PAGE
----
So this debate really isn’t about what we ARE doing, it’s about what we SHOULD be doing. Thanks to strong efforts by the media and TPTB, we, as a nation, have become largely desensitized and callous to suffering. Most citizens are simply too self centered to care about the oppression of people on the other side of the world. Indifference and selfishness are the main reasons why there is suffering and injustices going on in the world, so while this may be the current state of things, we really have to ask ourselves, is this right? Is this indifference and lack of empathy found in most Americans the way it really SHOULD be?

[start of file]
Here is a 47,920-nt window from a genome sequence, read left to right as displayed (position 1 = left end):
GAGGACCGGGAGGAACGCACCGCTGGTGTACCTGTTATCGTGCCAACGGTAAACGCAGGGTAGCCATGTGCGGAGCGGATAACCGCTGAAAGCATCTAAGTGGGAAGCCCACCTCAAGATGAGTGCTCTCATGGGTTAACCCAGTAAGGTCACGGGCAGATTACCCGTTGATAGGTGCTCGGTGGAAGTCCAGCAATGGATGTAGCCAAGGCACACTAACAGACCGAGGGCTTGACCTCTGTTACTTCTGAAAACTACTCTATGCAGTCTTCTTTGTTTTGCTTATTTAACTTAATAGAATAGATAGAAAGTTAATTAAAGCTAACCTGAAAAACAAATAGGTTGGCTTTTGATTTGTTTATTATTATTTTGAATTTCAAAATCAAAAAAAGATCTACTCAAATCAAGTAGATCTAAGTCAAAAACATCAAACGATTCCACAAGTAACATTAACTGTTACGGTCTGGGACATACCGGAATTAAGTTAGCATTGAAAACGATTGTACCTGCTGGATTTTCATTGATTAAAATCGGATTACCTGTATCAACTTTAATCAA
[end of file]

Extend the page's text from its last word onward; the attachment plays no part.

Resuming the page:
This a desperate fantasy that you’re expressing right now. A perfect world is unrealistic, and it’s absolutely absurd to suggest that the American people should have to be forced to fight, die, and pay for a futile attempt to bring it about. I say forced because Americans are clearly not interested in pursuing your proposed course of action. This is not the result of a desensitization campaign by the powers that be. It’s not as though the American desire to impose utopia on the world used to be stronger. We’re never been interested in doing that. You can’t argue that the people have been desensitized when nothing has changed. In fact, the US gives more aid money now than 20 or 50 years ago. We’re not becoming more callous about the state of the world. It’s just that people don’t want to die in pursuit of something so obviously unrealistic.